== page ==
It has to be the oldest joke in the book…or at least the oldest joke in the Star Trek enthusiast’s book. How many captains were there in the original Star Trek series? Two (yes really) Captain James T. Kirk and Captain Slog.
I told this joke four times last week. With no laughs. Apart from my own. There’s a message in there for me.
I had the first Face-to-Face meeting of my leadership team in the UK last week and before the overnight dinner I presented a challenge to all attendees – identify an unexpected piece of information about one of your team members…share it with the team in the morning and win a prize.
That night I told everyone that I have watched every Start Trek TV episode…and movie, but no-one seemed to find that ‘unexpected’. I also told them my favourite Star Trek joke (Captain’s log). No-one appeared amused. There was much more interest in discussions about arrests, connections and alternate careers…and this was where the prize went the next day!
My Star Trek story is true…sad though it may seem. But I often tell it to teams when I set this challenge, partly because I may yet win a prize, but also because it allows me to discuss my fixation on decision logs.
Most teams talk about the importance of decision making, or – better yet – improved decision making. Everyone always agrees…but what do we actually mean? Well this is where a team’s decision log – a published and available decision log – can be of immense power. A decision log is simply a list of key decisions made by a team. It includes date, what was agreed, why and who by. It can be amazing what we can learn (we as individuals, we as teams or even we an organization) when we share and keep track of major decisions, what caused to us to make the decision, and the reasons we decided on the resultant actions.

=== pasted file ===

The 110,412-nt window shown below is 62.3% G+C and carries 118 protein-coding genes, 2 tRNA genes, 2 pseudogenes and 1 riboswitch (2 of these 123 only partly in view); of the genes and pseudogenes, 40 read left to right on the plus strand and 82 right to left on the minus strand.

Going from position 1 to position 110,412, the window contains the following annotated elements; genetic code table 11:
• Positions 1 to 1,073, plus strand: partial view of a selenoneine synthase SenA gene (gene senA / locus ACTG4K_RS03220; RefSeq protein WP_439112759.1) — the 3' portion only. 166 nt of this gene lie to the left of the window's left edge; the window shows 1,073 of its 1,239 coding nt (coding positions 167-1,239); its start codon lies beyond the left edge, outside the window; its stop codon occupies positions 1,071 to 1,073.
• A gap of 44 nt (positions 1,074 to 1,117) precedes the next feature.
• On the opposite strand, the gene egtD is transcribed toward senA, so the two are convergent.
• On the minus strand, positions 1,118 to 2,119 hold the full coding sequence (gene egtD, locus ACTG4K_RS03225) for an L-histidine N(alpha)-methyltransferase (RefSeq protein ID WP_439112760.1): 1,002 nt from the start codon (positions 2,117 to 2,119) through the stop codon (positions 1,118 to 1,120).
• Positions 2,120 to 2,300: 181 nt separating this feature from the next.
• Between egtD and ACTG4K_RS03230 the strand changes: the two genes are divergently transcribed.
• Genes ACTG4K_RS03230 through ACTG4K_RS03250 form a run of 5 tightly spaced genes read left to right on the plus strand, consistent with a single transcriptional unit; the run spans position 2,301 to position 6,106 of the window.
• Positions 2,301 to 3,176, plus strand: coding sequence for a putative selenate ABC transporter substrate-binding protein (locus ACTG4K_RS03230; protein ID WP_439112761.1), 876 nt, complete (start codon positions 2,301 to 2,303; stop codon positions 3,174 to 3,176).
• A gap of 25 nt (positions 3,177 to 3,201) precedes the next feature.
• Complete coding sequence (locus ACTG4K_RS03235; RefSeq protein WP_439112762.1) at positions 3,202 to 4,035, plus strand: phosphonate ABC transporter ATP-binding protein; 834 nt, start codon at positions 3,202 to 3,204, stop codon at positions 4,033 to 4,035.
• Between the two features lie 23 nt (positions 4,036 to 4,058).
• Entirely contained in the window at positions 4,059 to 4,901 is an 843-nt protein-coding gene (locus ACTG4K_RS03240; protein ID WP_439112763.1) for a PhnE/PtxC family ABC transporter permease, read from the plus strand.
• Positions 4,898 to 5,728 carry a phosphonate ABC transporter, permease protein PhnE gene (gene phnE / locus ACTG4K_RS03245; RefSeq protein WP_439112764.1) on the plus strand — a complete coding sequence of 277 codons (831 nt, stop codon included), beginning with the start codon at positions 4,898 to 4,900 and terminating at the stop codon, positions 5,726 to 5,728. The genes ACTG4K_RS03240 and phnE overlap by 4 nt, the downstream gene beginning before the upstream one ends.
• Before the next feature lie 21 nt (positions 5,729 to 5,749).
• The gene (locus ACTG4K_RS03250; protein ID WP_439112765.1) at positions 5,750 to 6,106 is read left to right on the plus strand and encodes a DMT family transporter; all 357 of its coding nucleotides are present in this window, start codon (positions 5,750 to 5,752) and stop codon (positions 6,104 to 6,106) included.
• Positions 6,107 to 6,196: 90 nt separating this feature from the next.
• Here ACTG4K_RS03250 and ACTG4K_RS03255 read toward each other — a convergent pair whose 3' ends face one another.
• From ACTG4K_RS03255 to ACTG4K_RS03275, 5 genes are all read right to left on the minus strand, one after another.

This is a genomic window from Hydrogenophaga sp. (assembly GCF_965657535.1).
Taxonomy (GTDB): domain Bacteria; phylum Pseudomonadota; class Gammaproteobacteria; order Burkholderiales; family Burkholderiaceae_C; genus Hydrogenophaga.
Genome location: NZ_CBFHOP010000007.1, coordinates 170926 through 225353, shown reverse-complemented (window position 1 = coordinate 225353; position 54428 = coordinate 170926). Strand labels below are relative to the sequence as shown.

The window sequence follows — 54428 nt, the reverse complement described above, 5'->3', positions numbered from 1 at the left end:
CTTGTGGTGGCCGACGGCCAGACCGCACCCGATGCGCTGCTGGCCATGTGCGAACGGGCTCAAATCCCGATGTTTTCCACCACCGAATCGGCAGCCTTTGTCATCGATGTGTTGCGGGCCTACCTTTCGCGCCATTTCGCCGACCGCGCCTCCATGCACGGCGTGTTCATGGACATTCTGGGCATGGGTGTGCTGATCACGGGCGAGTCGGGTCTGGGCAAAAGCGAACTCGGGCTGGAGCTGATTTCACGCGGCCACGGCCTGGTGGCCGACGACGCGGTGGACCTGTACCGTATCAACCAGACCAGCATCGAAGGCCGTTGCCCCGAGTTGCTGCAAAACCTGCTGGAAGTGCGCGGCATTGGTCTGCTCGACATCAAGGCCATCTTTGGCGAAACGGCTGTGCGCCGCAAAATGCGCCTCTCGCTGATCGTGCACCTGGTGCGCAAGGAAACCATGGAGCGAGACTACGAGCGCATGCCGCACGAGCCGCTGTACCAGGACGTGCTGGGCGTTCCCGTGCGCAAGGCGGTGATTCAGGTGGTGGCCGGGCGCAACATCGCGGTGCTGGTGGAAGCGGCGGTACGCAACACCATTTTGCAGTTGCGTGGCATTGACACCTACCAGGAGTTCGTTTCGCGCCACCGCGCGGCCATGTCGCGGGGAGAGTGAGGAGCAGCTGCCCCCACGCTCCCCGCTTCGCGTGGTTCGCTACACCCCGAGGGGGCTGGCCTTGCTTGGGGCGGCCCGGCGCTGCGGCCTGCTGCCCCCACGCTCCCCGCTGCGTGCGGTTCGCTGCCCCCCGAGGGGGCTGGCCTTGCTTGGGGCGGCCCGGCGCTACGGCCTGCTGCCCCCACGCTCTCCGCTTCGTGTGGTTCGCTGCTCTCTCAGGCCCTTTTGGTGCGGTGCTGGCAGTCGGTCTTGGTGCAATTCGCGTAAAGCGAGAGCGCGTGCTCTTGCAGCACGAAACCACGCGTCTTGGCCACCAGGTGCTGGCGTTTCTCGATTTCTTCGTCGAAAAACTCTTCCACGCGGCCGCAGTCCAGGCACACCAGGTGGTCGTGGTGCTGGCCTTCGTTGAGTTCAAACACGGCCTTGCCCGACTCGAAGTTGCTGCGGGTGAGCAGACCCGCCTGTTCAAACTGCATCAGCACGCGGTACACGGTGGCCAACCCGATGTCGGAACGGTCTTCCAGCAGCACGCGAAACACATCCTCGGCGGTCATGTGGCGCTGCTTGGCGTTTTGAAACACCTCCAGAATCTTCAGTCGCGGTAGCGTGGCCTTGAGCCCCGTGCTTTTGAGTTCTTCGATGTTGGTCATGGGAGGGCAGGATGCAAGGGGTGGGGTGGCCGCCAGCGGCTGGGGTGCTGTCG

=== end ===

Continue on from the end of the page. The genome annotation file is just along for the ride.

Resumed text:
Despite my team’s apparent lack interest in my ‘unexpected piece of information’ I was delighted by how much enthusiasm there was for us sharing a decision log with the wider organisation. Such communication can open up our work to scrutiny and debate; to engagement and challenge; and to influence and ownership.
Any team agreeing that their decision log will be made available internally also sets a tone for their meetings. By definition a ‘decision log’ meeting has to set itself up (attendees, agenda, timings) to make decisions – decisions that make sense and that can be readily communicated. A decision log meeting can have a very different ethos than does – for example – a consensus driven meeting.
Our meeting last week was great fun. It was tiring and full of challenge – ours is an industry full of challenge. We made decisions about 2012 and 2013. We made decisions about focus and priorities. We made decisions about our people and ourselves and our clients. We made decisions about attracting new work. And delivering existing work.
There is no magic bullet – no ‘beam me up scotty’ solution to any of our work situations. Rather we have to roll up our sleeves and apply ourselves. We know what we need to do…and we know we need to do it exquisitely well. And our most important decisions are often what we don’t do as much as they are what we do.
Our logs may well not be full of amazing decisions, but rather we should celebrate that they are full of decisions at all. Moreover we will be delighted and excited when we see the engagement and actions our decisions will encourage.